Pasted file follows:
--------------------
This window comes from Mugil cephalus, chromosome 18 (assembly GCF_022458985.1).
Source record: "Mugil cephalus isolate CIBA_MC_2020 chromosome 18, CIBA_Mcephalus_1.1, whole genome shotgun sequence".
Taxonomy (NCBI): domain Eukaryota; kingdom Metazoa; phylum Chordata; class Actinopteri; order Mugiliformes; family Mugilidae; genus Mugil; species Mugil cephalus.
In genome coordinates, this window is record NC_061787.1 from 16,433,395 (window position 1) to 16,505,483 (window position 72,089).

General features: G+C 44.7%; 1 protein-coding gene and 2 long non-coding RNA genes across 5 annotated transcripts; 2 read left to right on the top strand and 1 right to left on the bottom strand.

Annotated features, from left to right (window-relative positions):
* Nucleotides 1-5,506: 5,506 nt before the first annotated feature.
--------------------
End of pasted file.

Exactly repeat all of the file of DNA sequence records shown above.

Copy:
This window comes from Mugil cephalus, chromosome 18 (assembly GCF_022458985.1).
Source record: "Mugil cephalus isolate CIBA_MC_2020 chromosome 18, CIBA_Mcephalus_1.1, whole genome shotgun sequence".
Taxonomy (NCBI): domain Eukaryota; kingdom Metazoa; phylum Chordata; class Actinopteri; order Mugiliformes; family Mugilidae; genus Mugil; species Mugil cephalus.
In genome coordinates, this window is record NC_061787.1 from 16,433,395 (window position 1) to 16,505,483 (window position 72,089).

General features: G+C 44.7%; 1 protein-coding gene and 2 long non-coding RNA genes across 5 annotated transcripts; 2 read left to right on the top strand and 1 right to left on the bottom strand.

Annotated features, from left to right (window-relative positions):
* Nucleotides 1-5,506: 5,506 nt before the first annotated feature.